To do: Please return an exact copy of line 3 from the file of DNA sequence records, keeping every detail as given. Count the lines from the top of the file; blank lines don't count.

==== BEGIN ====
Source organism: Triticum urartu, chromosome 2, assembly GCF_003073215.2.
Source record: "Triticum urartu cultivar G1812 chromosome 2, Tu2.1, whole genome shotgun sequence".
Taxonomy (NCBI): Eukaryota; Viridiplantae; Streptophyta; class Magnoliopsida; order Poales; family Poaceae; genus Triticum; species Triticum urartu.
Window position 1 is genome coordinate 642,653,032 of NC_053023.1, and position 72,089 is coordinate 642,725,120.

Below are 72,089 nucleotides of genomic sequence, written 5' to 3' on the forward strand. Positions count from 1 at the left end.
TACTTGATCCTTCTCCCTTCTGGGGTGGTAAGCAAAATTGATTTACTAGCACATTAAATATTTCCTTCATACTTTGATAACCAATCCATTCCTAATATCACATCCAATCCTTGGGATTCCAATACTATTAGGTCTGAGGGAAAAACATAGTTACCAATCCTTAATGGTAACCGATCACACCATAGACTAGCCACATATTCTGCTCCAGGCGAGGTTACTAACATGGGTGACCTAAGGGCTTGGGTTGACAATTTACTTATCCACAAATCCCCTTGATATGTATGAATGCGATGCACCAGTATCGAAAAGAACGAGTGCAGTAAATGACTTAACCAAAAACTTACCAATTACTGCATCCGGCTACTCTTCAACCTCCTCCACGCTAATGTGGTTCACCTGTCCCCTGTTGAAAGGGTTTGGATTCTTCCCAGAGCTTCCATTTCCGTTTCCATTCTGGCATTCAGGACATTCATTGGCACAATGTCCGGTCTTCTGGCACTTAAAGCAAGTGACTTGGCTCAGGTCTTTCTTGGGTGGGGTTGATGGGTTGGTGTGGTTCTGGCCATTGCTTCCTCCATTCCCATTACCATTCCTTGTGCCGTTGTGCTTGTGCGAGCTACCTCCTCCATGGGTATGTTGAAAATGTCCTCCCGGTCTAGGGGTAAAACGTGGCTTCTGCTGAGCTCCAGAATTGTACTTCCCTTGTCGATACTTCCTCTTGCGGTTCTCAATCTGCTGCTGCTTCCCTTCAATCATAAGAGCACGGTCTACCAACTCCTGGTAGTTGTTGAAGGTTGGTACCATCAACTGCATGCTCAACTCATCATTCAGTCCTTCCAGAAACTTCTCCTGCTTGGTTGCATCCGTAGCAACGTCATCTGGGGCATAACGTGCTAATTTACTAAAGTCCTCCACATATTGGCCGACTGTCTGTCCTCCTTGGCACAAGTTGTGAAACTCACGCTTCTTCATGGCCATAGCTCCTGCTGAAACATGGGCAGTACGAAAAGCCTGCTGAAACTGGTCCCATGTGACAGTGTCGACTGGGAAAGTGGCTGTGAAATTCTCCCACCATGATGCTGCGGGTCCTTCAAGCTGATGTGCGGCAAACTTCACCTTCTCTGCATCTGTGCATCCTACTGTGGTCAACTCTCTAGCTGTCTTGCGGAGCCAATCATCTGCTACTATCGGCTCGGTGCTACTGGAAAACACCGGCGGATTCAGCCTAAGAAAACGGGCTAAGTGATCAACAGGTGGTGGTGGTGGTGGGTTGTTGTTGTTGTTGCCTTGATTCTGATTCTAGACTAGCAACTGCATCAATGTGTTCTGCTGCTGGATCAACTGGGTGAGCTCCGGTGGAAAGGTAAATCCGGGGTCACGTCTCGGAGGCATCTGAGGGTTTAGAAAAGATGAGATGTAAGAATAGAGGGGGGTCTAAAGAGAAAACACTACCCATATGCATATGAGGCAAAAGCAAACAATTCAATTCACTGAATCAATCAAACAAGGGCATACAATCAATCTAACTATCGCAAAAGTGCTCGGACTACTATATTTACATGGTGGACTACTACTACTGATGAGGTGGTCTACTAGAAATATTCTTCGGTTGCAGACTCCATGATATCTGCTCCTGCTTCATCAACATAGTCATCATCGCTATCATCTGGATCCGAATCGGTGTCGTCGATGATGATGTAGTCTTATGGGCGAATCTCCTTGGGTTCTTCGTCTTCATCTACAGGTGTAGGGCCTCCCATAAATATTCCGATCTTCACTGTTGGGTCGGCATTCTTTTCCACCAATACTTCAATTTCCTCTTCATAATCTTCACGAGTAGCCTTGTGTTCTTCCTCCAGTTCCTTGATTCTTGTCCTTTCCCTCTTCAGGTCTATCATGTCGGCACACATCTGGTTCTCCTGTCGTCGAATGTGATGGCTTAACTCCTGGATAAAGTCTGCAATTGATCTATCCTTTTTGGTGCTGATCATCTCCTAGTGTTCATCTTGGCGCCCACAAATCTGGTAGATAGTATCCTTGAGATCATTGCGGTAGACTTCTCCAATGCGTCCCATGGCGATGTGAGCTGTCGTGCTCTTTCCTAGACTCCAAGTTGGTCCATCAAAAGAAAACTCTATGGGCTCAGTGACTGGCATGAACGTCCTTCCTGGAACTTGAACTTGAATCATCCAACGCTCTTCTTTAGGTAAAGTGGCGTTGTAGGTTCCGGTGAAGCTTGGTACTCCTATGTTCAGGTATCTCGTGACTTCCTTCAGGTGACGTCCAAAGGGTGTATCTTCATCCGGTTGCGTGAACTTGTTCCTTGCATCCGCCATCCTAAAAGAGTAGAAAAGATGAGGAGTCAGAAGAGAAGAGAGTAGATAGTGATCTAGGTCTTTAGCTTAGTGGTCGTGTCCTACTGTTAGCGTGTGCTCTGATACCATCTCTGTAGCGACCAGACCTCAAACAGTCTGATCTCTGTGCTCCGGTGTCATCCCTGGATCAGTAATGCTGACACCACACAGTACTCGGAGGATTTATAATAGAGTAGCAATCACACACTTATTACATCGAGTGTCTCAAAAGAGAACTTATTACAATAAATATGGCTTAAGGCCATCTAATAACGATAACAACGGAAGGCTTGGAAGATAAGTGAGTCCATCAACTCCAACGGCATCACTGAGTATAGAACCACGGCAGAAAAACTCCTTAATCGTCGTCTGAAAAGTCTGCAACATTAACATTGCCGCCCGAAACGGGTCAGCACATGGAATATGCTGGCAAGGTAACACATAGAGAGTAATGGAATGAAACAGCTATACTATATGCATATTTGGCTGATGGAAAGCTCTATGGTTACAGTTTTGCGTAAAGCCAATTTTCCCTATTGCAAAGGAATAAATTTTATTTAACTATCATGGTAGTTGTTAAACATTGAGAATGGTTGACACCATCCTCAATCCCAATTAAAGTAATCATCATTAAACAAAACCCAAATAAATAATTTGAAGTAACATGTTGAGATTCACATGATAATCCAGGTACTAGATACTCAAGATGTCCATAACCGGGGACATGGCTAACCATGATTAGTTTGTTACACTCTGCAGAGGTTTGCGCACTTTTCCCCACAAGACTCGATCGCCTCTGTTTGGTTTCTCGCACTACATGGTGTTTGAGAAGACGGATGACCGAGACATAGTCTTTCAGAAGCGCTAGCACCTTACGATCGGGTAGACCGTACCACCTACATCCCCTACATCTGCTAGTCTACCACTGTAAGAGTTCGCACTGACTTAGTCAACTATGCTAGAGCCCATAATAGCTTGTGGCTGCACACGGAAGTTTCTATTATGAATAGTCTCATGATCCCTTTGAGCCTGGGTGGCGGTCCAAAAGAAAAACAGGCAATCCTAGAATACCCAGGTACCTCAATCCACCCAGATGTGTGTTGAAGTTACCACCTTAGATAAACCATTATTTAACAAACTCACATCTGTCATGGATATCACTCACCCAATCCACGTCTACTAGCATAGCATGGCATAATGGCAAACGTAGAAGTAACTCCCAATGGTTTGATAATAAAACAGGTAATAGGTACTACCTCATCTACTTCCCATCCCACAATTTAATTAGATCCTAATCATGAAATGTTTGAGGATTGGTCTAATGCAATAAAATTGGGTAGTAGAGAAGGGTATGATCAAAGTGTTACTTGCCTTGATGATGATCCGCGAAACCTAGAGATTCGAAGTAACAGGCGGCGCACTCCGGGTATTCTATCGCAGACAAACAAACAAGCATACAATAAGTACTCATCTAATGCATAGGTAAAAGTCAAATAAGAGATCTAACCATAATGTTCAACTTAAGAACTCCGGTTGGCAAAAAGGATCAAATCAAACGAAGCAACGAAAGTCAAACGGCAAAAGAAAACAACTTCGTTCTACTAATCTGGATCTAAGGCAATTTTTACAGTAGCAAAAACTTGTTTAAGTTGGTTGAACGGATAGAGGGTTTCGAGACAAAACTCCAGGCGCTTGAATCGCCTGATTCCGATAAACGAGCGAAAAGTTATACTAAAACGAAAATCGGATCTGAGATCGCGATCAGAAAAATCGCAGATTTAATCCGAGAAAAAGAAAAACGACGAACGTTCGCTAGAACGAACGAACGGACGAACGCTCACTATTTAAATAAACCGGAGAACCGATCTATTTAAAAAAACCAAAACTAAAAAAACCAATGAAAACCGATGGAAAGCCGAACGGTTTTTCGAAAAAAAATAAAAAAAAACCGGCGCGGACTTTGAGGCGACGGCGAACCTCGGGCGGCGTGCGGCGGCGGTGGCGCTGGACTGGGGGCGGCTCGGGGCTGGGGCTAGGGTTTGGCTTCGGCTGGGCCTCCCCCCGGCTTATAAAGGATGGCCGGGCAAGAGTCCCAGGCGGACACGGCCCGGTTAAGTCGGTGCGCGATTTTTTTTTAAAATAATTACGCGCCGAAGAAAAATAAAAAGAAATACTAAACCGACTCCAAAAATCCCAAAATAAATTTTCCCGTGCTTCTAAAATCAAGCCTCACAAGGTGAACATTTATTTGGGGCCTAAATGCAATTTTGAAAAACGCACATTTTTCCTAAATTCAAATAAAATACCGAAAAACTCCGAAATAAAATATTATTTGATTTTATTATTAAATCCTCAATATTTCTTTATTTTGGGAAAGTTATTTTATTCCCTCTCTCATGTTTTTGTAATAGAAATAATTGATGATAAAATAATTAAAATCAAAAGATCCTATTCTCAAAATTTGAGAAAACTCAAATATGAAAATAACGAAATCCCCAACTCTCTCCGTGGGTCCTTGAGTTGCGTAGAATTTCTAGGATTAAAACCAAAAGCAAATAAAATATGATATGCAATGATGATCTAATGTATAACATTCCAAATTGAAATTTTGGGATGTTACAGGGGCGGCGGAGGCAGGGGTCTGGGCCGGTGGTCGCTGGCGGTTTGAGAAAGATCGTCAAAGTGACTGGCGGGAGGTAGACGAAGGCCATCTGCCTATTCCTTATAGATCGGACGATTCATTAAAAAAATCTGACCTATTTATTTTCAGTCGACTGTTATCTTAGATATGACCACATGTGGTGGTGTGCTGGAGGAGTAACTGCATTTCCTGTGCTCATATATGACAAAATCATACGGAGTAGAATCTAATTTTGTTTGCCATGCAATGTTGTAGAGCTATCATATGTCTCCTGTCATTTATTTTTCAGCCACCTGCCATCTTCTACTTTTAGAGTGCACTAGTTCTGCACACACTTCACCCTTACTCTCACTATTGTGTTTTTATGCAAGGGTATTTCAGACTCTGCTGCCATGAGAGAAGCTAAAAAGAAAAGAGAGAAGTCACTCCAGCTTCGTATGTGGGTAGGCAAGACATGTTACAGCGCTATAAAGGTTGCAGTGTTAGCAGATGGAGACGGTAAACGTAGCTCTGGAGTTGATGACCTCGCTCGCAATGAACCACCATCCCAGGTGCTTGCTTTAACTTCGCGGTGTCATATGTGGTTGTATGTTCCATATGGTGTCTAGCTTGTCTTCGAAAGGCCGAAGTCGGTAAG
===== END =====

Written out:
Taxonomy (NCBI): Eukaryota; Viridiplantae; Streptophyta; class Magnoliopsida; order Poales; family Poaceae; genus Triticum; species Triticum urartu.